Coronavirus: operator petitions Holyrood for help

One grant per business is not enough

Kilderkin owners James and Jacqueline Nisbet

AN Edinburgh operator is calling on the Scottish Government to provide additional help for small companies with multiple properties, saying the current support package – which provides a single payment per business rather than a grant for each property – “doesn’t scratch the surface”.

James Nisbet, who owns Kilderkin Group with wife Jacqueline, started a petition on the website calling for additional support for businesses such as Kilderkin, which operates four units and employs around 35 staff in the capital. At time of writing, the petition had attracted 1000 signatures.

James told SLTN that the single £25,000 grant available from the Scottish Government and a further £20,000 loan will barely cover the rent for Kilderkin’s four properties for the next two months, let alone utility and wage costs.

The Scottish Government’s relief package is at odds with the equivalent support package in England and Wales, where businesses can claim for a £25,000 grant for each of their properties.

And while Kilderkin Group’s wage expenditure should ultimately be covered by the UK Coronavirus Job Retention Scheme, it’s currently unclear when that money will be forthcoming.

In the meantime the business, as with many in the industry, has no money coming in. Kilderkin has already been forced to secure additional finance in order to keep its full-time staff paid while the Job Retention Scheme gets up and running. Meanwhile the Nisbets – who are the directors of the company – are not currently eligible for any financial support through the UK or Scottish Government schemes.

James said that keeping the business afloat has been “a bit of a nightmare”.

“It’s not going to be easy,” he said.

“We don’t know how long it’s for, what the market’s going to be like once we get back, and to hear now that the festival’s been cancelled. It’s just one thing after another.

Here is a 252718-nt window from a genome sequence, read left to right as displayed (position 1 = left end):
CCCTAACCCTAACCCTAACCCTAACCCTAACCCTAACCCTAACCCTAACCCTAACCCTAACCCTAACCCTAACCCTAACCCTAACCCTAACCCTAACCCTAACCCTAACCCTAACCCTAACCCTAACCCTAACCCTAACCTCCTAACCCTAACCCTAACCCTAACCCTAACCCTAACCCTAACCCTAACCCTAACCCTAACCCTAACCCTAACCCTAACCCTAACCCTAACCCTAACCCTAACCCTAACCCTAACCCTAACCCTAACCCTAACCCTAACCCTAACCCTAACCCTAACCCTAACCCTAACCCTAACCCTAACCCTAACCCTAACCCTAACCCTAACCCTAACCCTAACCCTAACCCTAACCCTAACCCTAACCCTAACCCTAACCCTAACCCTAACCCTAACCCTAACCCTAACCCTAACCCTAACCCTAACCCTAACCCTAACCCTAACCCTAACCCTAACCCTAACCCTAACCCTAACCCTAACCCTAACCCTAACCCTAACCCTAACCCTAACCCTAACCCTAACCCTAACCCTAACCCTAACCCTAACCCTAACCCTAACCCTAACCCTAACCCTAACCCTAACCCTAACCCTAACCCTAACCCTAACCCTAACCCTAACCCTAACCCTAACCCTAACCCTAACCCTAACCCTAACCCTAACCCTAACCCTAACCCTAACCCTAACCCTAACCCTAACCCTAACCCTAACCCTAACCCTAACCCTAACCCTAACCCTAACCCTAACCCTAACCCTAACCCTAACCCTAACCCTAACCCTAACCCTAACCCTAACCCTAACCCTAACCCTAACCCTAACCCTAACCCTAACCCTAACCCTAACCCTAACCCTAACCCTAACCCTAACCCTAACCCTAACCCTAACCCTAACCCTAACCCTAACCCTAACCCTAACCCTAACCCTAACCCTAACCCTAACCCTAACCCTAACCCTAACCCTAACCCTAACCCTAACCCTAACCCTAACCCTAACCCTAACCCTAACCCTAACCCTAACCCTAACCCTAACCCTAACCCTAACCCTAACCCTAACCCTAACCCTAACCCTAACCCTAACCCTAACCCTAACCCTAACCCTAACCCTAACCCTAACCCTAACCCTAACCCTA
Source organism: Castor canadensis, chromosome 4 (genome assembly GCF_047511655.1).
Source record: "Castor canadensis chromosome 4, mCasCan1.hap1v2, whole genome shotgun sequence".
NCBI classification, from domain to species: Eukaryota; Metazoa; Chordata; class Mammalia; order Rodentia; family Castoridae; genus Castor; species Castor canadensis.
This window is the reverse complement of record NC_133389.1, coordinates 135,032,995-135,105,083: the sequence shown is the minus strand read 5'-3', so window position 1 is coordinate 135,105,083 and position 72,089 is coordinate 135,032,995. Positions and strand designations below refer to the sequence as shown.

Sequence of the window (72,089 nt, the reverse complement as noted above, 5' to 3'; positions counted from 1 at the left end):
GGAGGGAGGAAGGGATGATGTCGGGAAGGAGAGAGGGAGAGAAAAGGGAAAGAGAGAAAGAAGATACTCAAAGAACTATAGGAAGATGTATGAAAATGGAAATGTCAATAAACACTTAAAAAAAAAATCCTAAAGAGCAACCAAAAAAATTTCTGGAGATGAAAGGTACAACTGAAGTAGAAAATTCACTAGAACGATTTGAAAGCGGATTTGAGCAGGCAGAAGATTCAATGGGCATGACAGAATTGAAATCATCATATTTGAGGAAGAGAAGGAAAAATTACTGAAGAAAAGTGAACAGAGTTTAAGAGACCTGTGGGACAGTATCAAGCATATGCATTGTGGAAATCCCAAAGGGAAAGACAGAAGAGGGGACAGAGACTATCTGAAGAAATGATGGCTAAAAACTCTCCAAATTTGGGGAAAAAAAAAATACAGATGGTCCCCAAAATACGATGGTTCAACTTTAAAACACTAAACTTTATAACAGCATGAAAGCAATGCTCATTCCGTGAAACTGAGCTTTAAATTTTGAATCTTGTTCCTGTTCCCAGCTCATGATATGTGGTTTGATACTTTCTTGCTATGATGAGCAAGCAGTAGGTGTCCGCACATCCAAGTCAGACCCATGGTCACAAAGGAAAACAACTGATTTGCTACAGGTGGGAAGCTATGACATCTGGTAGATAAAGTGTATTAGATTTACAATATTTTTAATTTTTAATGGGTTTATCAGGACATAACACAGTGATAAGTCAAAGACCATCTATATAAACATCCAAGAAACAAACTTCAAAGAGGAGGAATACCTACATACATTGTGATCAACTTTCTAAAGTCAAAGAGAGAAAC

“We estimated that if this goes on for three months we might need £80,000, just to keep us going, to pay all the wages. Because we don’t know when that money is going to come back to us. We expect the 80% we’ll get back will be, probably, around the middle of May.”

Kilderkin’s plight is not unique in the Scottish trade.

Last week the Scottish Tourism Alliance (STA) wrote to members of the Scottish Parliament to highlight that businesses were “falling through the cracks” of the coronavirus support packages.

And the Federation of Small Businesses (FSB) has called for the creation of a new grant and loan support fund to provide funding on a case-by-case basis.

The group’s policy chair for Scotland, Andrew McRae, said: “The Scottish Government should look at all of the resources at their disposal to provide additional help for operators that need it. That might mean redirecting cash from other initiatives, or working with Treasury to get money to the real economy.

“While many in business are immensely relieved at the help in the pipeline, it isn’t fair that some feel forgotten. Ministers in Edinburgh have an opportunity to provide a new safety net.”

The Scottish Government has been approached for comment.